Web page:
The COVID-19 outbreak has severely impacted students’ mental health. This is the conclusion of a nationwide survey conducted by Lucian Milasan and Ed Griffin – Lecturers in Mental Health at De Montfort University. They explored experiences of psychological distress and its impact on academic performance, along with students’ perception of the support received during the COVID-19 pandemic.
A total of 421 students (78% female, 20% male, 2% non-binary) recruited via Students’ Unions and wellbeing services from various UK universities anonymously responded to this survey. Regardless of gender, ethnicity, and level of study, most of the participants described their psychological health during the COVID-19 restriction period as being poor (37.8%) or very poor (22.1%), with low mood (72.3%) and excessive worry (71.2%) being the main signs of distress. Anxieties around future career (74.6%) and the state of the economy in general (80.1%), own health (44%) and the health of significant others (76.5%), were the most prevalent.
It was suggested by 2 in 3 people (68.6%) that the COVID-19 circumstances significantly contributed to a deterioration of their mental health as a result of social isolation (76.7%), the negative impact of social media (57.5%), financial difficulties (43.7%), and practical challenges such as shopping, cooking, and collecting their medication (36.6%).
Mental health difficulties impacted on the academic performance of two thirds of the subjects (67.3%) during the COVID-19 restriction period. They described their experience as a relentless battle with changes and uncertainty while distancing from their usual coping mechanisms and support systems, lacking motivation and concentration for study, feeling displaced and sometimes frustrated at the virtual learning environments that seem not to fit all.
In terms of support received, most of the students appeared to rely on their friends and peers (72.6%) despite the social distancing measures that severely affected their social networks. Approximately 1 in 2 students (51.3%) benefited from support from their families. However, families were occasionally portrayed as a barrier to their mental health by students expressing feelings of “being stuck” in toxic and abusive environments that added to their distress.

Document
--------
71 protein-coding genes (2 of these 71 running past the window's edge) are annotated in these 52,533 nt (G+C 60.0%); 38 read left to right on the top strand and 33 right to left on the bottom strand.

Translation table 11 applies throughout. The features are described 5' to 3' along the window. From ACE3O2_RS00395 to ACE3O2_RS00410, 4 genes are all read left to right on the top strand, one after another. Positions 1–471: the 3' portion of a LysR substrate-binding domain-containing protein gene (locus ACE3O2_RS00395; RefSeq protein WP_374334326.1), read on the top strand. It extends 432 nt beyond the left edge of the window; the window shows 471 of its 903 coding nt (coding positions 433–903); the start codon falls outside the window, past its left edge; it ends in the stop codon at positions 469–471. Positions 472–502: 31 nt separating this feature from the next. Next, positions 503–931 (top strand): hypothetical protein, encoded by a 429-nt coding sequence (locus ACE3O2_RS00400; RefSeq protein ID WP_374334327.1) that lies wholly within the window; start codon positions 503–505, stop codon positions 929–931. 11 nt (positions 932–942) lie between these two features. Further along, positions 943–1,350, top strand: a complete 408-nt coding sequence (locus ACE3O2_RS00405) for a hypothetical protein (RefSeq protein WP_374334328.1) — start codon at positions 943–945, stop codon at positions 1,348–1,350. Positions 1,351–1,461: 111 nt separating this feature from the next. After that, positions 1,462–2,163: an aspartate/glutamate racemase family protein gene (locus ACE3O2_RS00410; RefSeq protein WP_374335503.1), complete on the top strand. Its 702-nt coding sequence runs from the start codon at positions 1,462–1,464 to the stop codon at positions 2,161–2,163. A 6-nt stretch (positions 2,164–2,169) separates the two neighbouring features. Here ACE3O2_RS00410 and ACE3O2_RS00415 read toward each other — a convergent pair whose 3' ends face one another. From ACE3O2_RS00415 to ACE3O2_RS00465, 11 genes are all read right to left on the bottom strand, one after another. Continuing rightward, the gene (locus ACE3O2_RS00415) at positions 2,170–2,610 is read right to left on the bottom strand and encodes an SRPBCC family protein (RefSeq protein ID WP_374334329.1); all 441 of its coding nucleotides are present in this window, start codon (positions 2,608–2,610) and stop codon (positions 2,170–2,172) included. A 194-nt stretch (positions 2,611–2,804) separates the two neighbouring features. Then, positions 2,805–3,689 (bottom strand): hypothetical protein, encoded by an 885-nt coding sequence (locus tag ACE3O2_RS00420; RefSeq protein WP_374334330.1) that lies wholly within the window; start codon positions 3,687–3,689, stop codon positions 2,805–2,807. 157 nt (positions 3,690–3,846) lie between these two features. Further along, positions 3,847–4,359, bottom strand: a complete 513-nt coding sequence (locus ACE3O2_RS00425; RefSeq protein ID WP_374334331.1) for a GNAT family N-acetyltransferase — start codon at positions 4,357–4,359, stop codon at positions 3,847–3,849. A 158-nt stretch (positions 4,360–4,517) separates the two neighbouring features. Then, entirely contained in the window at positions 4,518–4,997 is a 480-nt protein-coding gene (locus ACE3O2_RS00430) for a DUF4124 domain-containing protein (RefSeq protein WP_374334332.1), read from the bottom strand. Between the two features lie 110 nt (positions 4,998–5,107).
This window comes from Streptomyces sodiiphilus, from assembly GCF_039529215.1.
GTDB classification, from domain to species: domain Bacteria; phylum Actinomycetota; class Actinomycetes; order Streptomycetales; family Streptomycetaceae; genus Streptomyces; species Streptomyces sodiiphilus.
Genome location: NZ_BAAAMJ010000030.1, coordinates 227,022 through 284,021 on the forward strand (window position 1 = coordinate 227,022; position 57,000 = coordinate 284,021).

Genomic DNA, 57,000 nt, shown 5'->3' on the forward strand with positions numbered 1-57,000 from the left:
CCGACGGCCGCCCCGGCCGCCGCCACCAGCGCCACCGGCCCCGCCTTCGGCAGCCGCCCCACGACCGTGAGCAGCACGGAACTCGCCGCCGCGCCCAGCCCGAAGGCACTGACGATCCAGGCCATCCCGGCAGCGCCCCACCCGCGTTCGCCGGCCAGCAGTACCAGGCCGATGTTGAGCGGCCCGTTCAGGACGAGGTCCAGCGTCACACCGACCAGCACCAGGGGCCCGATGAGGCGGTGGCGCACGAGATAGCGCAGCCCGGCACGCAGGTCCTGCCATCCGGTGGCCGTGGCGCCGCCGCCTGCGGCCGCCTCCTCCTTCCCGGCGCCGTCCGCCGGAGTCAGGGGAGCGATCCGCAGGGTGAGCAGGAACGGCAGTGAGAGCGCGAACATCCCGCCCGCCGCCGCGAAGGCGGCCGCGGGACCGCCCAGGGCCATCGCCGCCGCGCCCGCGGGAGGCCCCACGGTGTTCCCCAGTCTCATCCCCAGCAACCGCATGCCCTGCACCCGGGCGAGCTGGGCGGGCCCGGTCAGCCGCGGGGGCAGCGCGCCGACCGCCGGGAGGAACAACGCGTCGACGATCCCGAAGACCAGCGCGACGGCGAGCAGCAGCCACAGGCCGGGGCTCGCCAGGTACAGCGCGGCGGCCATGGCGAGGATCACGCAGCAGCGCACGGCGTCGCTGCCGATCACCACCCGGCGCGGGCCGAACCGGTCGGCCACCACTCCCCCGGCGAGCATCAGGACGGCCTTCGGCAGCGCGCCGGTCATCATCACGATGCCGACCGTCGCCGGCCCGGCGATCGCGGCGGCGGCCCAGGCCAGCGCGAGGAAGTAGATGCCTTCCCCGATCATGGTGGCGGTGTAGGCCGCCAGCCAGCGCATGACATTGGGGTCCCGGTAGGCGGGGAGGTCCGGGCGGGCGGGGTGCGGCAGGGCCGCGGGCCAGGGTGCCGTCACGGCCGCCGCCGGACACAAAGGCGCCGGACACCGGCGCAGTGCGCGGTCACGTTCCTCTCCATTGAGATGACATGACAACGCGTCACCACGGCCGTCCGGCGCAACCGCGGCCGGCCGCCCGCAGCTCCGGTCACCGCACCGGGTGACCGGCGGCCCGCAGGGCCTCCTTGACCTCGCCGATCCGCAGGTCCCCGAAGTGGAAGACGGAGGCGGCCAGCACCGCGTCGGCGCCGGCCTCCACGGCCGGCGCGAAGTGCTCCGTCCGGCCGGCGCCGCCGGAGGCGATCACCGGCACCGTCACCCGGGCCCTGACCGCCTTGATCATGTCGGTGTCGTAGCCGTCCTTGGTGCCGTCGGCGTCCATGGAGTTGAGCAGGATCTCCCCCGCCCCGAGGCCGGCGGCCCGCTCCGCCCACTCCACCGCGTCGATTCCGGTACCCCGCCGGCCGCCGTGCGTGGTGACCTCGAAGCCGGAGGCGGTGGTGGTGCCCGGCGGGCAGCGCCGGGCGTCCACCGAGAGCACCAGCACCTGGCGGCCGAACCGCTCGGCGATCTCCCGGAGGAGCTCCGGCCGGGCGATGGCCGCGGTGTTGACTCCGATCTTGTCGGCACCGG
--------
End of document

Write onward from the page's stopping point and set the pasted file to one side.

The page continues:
Surprisingly, only a minority of students found GPs (16.2%), specialist mental health services (21.2%), and university wellbeing services (43.7%) supportive in relation to their mental health difficulties, mainly because of limited accessibility. This contrasts with self-help strategies on which 1 in 2 students (51.3%) relied, suggesting a sense of resilience reinforced by their renewed routines in which health behaviours took priority, e.g. drinking less (33.8%), smoking less (10.4%), reducing recreational drugs (9.3%).
Although the responses generally followed a negative note, a significant number of participants (31.1%) have identified a series of benefits – both academic and mental health related – as a result of being in lockdown, such as: stronger connections to their family (but also being away from people in some cases); normalised routines with flexible time for self-care, healthy diet, and exercise; space for reflection and meditation; flexibility of online learning, including more accessible assessments (e.g. coursework in-lieu of exams) which partly reduced their levels of academic stress.
Overall, students seem to perceive their University as a “safety net” expected to restore a sense of community during such disrupted times by incorporating more interactive group teaching and learning activities, but also peer support. Leniency was another major theme related to students expecting to be understood in the new context of the COVID-19 crisis that is, in their opinion, far from “business as usual”. This may explain why 1 in 2 students (48.2%) continue to feel anxious about returning to the university in the new academic year.
Lucian Milasan (Lecturer in Mental Health and Learning Disabilities, De Montfort University, Mary Seacole Research Institute)
Ed Griffin (Senior Lecturer in Mental Health, De Montfort University, Faculty of Health and Life Sciences)
Organisation: De Montfort University
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